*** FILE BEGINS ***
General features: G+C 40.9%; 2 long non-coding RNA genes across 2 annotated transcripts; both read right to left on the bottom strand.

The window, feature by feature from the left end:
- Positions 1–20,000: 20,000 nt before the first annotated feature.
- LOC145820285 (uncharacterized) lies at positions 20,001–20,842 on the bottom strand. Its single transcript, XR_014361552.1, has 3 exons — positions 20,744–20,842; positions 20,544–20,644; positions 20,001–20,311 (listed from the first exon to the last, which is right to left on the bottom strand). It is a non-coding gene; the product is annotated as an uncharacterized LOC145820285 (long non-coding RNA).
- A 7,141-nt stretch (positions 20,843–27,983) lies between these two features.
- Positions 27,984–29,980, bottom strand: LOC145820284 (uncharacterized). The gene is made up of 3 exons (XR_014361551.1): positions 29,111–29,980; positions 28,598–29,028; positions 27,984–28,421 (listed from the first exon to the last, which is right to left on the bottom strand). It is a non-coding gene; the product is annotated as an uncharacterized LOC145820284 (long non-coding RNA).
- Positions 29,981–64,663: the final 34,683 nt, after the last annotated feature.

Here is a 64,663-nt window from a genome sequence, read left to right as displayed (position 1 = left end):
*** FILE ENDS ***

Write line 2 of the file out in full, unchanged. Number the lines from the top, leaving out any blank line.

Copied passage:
The window, feature by feature from the left end: